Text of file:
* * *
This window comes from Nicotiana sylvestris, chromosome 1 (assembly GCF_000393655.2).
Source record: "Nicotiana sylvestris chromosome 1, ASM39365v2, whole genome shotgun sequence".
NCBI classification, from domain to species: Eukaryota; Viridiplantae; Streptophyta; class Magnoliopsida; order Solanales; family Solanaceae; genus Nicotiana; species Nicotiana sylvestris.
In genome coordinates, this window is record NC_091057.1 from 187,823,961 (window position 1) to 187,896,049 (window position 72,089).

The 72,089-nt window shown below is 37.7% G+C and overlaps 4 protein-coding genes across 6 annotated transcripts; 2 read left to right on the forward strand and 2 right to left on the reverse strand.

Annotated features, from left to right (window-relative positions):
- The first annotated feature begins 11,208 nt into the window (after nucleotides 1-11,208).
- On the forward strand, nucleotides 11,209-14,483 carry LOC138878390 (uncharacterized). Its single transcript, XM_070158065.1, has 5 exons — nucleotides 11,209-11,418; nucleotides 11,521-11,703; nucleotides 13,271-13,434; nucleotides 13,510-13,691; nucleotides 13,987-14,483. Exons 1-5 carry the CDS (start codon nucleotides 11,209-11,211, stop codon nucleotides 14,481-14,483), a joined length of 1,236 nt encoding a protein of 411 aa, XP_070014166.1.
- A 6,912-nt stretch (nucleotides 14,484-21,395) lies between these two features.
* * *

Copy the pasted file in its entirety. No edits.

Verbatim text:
This window comes from Nicotiana sylvestris, chromosome 1 (assembly GCF_000393655.2).
Source record: "Nicotiana sylvestris chromosome 1, ASM39365v2, whole genome shotgun sequence".
NCBI classification, from domain to species: Eukaryota; Viridiplantae; Streptophyta; class Magnoliopsida; order Solanales; family Solanaceae; genus Nicotiana; species Nicotiana sylvestris.
In genome coordinates, this window is record NC_091057.1 from 187,823,961 (window position 1) to 187,896,049 (window position 72,089).

The 72,089-nt window shown below is 37.7% G+C and overlaps 4 protein-coding genes across 6 annotated transcripts; 2 read left to right on the forward strand and 2 right to left on the reverse strand.

Annotated features, from left to right (window-relative positions):
- The first annotated feature begins 11,208 nt into the window (after nucleotides 1-11,208).
- On the forward strand, nucleotides 11,209-14,483 carry LOC138878390 (uncharacterized). Its single transcript, XM_070158065.1, has 5 exons — nucleotides 11,209-11,418; nucleotides 11,521-11,703; nucleotides 13,271-13,434; nucleotides 13,510-13,691; nucleotides 13,987-14,483. Exons 1-5 carry the CDS (start codon nucleotides 11,209-11,211, stop codon nucleotides 14,481-14,483), a joined length of 1,236 nt encoding a protein of 411 aa, XP_070014166.1.
- A 6,912-nt stretch (nucleotides 14,484-21,395) lies between these two features.